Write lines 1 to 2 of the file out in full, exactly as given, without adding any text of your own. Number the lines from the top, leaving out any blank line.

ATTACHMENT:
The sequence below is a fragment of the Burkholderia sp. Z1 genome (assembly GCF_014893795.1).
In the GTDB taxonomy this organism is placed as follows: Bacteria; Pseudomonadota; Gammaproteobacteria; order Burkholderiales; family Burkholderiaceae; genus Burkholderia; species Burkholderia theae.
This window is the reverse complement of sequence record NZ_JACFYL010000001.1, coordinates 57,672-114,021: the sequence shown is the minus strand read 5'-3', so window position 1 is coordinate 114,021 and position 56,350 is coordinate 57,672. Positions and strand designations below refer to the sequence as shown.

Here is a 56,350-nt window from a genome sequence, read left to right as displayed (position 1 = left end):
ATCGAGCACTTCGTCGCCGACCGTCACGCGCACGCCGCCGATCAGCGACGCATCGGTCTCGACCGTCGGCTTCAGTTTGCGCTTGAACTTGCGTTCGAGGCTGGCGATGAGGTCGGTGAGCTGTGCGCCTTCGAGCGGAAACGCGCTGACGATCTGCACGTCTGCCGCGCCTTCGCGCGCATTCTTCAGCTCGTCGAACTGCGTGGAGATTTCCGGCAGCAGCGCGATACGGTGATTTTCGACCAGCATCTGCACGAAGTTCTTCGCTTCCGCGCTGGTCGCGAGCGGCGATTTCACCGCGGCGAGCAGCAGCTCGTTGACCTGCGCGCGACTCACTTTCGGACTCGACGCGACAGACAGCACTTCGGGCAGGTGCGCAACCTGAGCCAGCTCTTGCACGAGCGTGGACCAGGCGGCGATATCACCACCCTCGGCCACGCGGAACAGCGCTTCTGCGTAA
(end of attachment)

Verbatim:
The sequence below is a fragment of the Burkholderia sp. Z1 genome (assembly GCF_014893795.1).
In the GTDB taxonomy this organism is placed as follows: Bacteria; Pseudomonadota; Gammaproteobacteria; order Burkholderiales; family Burkholderiaceae; genus Burkholderia; species Burkholderia theae.